A NEW survey suggests there is strong opposition to the idea of installing wind turbines on Brown Clee.
This follows a survey conducted by Councillor Robert Tindall and Ludlow MP Philip Dunne.
They say that 445 residents of the Brown Clee area, 16% of all adults who live in the electoral division, responded to the survey.
Of these almost two thirds (64%) were against or strongly against wind turbine development, compared to fewer than one in five (17%) who were in favour or strongly in favour of it.
Nearly four times as many local residents who took part in the survey oppose wind turbines as approve.
The results also indicated worries about proliferation of turbines, with 68% concerned that approval of current applications would lead to more development in the future.
“Cllr Robert Tindall and I undertook this survey to get a sense of how local people felt on a wide range of issues,” said Mr Dunne.
“But our results clearly indicated strong opposition to wind development in the Brown Clee area, and there are particular concerns about proliferation of wind turbine development.
“These developments can affect local landscapes for years to come, and one only has to look over the border in mid-Wales to see how wind turbine proliferation can blight an area.
"Given that enough projects are in the pipeline to meet Britain’s renewable energy obligations, I believe any decision on local wind development should take into account the views of the local community, as well as issues such as landscape, heritage and ecology.”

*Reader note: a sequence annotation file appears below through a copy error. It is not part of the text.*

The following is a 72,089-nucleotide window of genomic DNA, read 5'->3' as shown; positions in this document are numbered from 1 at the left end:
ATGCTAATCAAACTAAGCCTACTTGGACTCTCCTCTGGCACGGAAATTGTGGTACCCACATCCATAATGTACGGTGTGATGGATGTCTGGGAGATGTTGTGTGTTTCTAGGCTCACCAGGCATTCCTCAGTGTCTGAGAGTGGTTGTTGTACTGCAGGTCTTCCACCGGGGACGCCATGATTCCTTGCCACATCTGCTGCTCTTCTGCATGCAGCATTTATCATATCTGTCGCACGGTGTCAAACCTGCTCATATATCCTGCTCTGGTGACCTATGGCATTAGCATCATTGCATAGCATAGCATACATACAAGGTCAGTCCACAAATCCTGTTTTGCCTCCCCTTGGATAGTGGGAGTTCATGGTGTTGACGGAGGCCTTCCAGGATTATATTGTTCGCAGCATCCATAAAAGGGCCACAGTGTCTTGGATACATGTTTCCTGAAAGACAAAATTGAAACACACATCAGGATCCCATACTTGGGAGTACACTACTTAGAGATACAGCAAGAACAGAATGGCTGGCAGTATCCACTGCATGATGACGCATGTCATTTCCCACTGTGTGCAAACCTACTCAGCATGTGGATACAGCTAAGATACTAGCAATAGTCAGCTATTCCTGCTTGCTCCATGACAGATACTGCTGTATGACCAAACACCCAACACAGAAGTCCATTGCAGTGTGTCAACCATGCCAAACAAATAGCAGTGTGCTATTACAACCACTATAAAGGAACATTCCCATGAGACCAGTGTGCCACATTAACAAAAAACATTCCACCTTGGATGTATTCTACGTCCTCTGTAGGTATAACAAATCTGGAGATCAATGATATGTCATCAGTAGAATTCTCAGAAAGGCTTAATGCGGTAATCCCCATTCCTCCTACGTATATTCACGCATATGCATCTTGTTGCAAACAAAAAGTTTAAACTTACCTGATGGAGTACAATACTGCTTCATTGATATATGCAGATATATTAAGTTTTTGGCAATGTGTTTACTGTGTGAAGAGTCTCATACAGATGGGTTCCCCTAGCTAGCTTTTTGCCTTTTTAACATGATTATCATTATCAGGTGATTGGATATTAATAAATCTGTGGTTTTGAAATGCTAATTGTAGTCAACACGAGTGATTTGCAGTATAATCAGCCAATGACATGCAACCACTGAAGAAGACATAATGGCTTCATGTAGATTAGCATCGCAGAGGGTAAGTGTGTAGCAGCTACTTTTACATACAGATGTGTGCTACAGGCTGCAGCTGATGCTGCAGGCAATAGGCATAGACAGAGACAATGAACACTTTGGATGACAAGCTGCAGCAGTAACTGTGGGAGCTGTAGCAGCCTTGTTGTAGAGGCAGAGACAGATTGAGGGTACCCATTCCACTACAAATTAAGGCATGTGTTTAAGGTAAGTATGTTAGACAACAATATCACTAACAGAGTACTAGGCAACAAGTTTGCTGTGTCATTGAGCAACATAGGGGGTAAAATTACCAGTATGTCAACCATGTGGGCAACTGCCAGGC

Robert Tindall, Shropshire councillor for Brown Clee ward, believes it is an issue that provokes strong opinions.
“Wind turbine development is something local residents in Brown Clee feel very strongly about, which was reflected in our survey results,” he said.
“The local planning committee has shown it is responsive to local concerns about wind turbines in recent decisions, and I hope it will continue to take a robust view on remaining applications in my ward.
“The survey was also particularly revealing about the lack of reliable mobile phone signal and broadband in the area. More than half of those who responded said they had poor or no mobile phone signal, and almost two thirds said their broadband speeds were either slow or very slow.
“We have already written to Arqiva, responsible for delivering the Government’s Mobile Infrastructure Project, to ask what steps are being taken locally to improve mobile signal for residents, and will be feeding in our results to Shropshire Council’s Connecting Shropshire broadband programme.”